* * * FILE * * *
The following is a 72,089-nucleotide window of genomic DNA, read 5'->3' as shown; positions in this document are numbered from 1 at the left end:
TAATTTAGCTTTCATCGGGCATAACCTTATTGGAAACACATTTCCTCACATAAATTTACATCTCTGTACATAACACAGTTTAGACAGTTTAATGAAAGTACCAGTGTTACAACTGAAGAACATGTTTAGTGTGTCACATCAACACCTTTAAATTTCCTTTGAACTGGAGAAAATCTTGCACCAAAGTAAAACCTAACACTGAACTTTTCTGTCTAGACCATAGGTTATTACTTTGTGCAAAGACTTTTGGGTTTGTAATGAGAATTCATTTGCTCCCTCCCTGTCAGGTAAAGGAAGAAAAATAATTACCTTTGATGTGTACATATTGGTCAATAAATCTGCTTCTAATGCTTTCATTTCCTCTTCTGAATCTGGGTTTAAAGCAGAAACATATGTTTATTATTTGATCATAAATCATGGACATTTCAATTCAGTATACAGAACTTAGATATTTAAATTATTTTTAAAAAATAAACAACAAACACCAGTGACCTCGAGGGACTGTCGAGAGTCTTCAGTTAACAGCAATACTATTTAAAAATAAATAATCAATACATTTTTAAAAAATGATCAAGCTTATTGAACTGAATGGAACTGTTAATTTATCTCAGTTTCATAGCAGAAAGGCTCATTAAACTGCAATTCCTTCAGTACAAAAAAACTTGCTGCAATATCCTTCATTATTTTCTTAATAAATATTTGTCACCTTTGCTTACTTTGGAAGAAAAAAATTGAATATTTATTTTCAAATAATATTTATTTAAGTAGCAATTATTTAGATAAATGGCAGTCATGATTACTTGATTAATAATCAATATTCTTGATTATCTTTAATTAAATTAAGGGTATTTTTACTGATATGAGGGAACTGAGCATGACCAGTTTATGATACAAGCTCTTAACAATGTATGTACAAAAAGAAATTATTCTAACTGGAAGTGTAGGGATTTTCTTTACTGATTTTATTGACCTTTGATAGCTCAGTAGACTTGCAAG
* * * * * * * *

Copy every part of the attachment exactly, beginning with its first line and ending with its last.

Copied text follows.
The following is a 72,089-nucleotide window of genomic DNA, read 5'->3' as shown; positions in this document are numbered from 1 at the left end:
TAATTTAGCTTTCATCGGGCATAACCTTATTGGAAACACATTTCCTCACATAAATTTACATCTCTGTACATAACACAGTTTAGACAGTTTAATGAAAGTACCAGTGTTACAACTGAAGAACATGTTTAGTGTGTCACATCAACACCTTTAAATTTCCTTTGAACTGGAGAAAATCTTGCACCAAAGTAAAACCTAACACTGAACTTTTCTGTCTAGACCATAGGTTATTACTTTGTGCAAAGACTTTTGGGTTTGTAATGAGAATTCATTTGCTCCCTCCCTGTCAGGTAAAGGAAGAAAAATAATTACCTTTGATGTGTACATATTGGTCAATAAATCTGCTTCTAATGCTTTCATTTCCTCTTCTGAATCTGGGTTTAAAGCAGAAACATATGTTTATTATTTGATCATAAATCATGGACATTTCAATTCAGTATACAGAACTTAGATATTTAAATTATTTTTAAAAAATAAACAACAAACACCAGTGACCTCGAGGGACTGTCGAGAGTCTTCAGTTAACAGCAATACTATTTAAAAATAAATAATCAATACATTTTTAAAAAATGATCAAGCTTATTGAACTGAATGGAACTGTTAATTTATCTCAGTTTCATAGCAGAAAGGCTCATTAAACTGCAATTCCTTCAGTACAAAAAAACTTGCTGCAATATCCTTCATTATTTTCTTAATAAATATTTGTCACCTTTGCTTACTTTGGAAGAAAAAAATTGAATATTTATTTTCAAATAATATTTATTTAAGTAGCAATTATTTAGATAAATGGCAGTCATGATTACTTGATTAATAATCAATATTCTTGATTATCTTTAATTAAATTAAGGGTATTTTTACTGATATGAGGGAACTGAGCATGACCAGTTTATGATACAAGCTCTTAACAATGTATGTACAAAAAGAAATTATTCTAACTGGAAGTGTAGGGATTTTCTTTACTGATTTTATTGACCTTTGATAGCTCAGTAGACTTGCAAG